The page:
SEOUL, Oct. 28 (Korea Bizwire) — In recent years, artificial intelligence (AI) assisted diagnosis has emerged in many medical fields, such as gastric cancer, one of the leading causes of cancer-related deaths in South Korea, based on endoscopic and other computerized tomographic images.
But it is hard to secure enough quality endoscopic images from real clinical cases to run an AI diagnosis program as symptoms of gastric cancer are found in so many different places and forms. Private issues also matter.
Lee Won-seop, CEO of CN.AI Inc., a South Korean startup that generates synthetic data for AI, said the artificially manufactured information is the key to solve the data-lacking problem.
“Having the right and enough data is the most important and challenging part of building AI,” he said in an interview with Yonhap News Agency earlier this week.
“My company creates synthetic data based on statistics of the original to help companies collect quality data for their AI engines.”
Lee, who started his engineering career at Samsung Electronics Co. about 10 years ago, cited his company’s project to design an AI-powered gastric cancer diagnosis program with the Samsung Medical Center a year ago.
He had received around 5,000 endoscopic images on 13 divided sections of stomachs, but it was far behind the 200,000 images required for system programing. And some sections had no data at all.
To make up for the shortage, his company digitally generated thousands of necessary images of lesions in gastric tissues.
“We’ve collected image data for about one year. We needed images both with cancer and without cancer, and we wanted enough data for each section,” explained the 36-year-old. “We filled in the blanks with synthetic data.”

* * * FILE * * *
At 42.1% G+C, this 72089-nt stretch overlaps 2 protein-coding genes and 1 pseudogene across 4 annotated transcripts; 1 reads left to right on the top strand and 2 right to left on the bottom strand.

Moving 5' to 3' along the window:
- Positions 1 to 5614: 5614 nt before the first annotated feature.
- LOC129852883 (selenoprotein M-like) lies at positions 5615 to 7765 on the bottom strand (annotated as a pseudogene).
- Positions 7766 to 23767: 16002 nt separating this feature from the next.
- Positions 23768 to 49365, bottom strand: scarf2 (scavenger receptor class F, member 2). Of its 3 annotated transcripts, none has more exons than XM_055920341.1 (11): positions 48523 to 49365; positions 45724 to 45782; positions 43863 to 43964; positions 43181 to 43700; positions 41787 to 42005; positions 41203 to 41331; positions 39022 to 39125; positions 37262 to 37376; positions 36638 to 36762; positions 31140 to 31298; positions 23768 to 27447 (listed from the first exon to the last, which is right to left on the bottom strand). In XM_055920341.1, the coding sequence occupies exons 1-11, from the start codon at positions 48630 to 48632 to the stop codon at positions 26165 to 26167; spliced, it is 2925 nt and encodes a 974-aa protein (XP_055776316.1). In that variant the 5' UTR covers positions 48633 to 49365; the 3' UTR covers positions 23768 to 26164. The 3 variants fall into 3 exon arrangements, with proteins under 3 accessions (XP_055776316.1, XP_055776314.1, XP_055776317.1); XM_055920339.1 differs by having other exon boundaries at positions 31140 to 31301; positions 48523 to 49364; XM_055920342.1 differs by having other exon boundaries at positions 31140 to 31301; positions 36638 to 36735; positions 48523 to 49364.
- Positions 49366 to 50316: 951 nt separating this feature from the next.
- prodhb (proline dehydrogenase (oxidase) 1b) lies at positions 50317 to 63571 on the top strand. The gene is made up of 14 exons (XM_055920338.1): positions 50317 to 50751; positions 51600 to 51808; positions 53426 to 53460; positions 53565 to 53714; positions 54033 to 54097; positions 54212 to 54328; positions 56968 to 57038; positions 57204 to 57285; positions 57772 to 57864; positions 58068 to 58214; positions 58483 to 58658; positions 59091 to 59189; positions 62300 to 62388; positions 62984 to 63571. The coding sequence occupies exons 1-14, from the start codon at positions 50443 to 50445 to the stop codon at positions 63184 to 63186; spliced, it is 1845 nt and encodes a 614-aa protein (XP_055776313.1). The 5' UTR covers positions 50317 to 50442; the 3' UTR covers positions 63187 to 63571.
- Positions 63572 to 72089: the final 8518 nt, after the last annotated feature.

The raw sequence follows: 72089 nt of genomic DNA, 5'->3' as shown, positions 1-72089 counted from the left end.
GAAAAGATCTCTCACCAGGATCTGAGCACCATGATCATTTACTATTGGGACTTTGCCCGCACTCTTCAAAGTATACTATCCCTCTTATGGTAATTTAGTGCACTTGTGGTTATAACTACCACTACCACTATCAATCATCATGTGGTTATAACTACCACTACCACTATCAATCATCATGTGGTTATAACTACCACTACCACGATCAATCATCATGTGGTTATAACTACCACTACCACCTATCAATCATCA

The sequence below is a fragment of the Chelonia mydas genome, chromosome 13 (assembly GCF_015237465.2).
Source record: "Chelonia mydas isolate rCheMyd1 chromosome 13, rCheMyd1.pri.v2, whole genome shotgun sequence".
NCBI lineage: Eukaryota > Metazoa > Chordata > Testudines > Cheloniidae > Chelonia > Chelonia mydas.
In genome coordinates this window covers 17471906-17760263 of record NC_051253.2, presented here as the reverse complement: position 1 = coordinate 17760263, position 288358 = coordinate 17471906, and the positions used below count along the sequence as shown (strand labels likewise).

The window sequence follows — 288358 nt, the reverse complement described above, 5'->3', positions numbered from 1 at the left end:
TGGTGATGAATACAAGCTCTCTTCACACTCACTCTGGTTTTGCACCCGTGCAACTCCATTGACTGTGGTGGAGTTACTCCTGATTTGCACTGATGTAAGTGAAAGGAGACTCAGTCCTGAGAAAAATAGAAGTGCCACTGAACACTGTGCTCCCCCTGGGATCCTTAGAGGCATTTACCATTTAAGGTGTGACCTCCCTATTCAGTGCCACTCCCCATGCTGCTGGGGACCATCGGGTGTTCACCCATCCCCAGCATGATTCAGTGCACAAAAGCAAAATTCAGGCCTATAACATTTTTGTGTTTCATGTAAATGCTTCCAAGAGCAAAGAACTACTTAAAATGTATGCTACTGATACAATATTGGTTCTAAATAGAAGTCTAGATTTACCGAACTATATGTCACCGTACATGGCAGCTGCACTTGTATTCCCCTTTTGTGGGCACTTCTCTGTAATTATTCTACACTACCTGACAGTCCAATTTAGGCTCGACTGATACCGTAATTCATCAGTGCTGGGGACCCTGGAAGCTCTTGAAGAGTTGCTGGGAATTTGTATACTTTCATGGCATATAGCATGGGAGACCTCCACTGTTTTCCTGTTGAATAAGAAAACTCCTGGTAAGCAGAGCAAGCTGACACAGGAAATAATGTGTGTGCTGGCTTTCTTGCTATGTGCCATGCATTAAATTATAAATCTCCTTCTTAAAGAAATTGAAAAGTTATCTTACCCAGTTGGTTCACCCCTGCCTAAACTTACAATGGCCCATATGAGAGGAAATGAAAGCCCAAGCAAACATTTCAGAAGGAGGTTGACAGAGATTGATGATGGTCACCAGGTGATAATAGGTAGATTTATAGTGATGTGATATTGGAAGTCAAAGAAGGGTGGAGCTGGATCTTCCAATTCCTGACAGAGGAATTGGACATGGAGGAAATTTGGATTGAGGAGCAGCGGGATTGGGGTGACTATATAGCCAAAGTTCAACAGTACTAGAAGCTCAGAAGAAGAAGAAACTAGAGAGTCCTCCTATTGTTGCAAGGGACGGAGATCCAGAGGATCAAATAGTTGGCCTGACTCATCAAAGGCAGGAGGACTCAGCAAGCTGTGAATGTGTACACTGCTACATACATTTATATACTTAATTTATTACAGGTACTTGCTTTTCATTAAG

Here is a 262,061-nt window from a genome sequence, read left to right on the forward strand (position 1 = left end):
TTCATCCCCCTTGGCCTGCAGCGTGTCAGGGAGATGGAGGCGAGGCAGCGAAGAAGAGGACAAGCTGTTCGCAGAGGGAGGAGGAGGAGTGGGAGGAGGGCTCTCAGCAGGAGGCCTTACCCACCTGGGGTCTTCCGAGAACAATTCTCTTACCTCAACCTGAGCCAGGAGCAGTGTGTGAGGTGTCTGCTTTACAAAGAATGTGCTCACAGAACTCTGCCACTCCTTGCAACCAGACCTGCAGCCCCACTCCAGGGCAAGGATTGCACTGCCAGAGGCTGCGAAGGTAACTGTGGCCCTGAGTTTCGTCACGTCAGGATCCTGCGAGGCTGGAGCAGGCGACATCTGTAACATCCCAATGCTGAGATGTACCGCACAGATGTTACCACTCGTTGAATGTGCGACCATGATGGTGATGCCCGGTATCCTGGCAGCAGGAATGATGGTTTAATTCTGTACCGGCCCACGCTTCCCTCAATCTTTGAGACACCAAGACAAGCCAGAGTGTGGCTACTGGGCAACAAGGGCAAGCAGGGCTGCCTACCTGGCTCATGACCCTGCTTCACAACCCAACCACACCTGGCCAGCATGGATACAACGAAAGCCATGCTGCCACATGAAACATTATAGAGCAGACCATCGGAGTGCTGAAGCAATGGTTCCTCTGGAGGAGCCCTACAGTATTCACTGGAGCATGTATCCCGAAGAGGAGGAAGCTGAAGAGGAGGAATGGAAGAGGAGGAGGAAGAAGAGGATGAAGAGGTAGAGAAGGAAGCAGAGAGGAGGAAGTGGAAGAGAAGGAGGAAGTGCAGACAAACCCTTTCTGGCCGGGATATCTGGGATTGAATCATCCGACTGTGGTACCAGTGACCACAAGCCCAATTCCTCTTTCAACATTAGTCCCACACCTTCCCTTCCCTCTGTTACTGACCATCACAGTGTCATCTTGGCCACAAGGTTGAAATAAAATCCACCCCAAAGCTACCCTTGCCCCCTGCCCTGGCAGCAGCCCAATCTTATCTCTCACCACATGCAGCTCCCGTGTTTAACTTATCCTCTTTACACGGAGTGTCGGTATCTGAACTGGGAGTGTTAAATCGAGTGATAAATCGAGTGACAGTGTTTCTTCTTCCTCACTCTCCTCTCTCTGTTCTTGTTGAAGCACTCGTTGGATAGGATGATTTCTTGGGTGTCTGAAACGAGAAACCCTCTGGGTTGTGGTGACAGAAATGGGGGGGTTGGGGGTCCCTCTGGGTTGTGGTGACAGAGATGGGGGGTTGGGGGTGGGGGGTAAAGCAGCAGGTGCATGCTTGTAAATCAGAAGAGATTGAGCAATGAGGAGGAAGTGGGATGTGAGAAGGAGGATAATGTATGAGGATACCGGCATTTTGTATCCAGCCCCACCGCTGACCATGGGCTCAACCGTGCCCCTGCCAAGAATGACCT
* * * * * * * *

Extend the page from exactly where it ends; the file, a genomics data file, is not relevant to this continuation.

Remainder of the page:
Synthetic data refers to information that is artificially generated by computer simulations or algorithms as an alternative to real-world data.
It has been welcomed by a variety of fields, especially by AI engineering, as collecting quality data from the real world is complicated, expensive and time-consuming.
A rise of autonomous vehicles focused a spotlight on the synthetic data industry a few years ago as digitally generated driving scenarios are considered essential to build a safe autonomous driving program.
South Korea also has been experiencing the booming trend, and CN.AI, launched in 2019, was the first mover. It was the only company in the industry when it started operations three years ago, but now there are some five rivals in the country.
“We don’t only generate synthetic data but also program AI solutions for our clients,” Lee said. “Some big companies want just synthetic data, but most want us to design their AI engine using synthetic data.”
His company posted 1.3 billion won (US$918,000) in sales in 2020 and 1.4 billion won in 2021. This year, the number is predicted to rise to 1.8 billion won.
It had nine business partners last year and has 35 this year, ranging from large companies and government institutions to medical centers.
Lee said his company is now eyeing the fast-growing global synthetic data market, which will expand to $26.1 billion in 2024.
“We are planning to go overseas,” he said. “We are working on establishing a branch in Silicon Valley and have hired the branch president to attract investors.”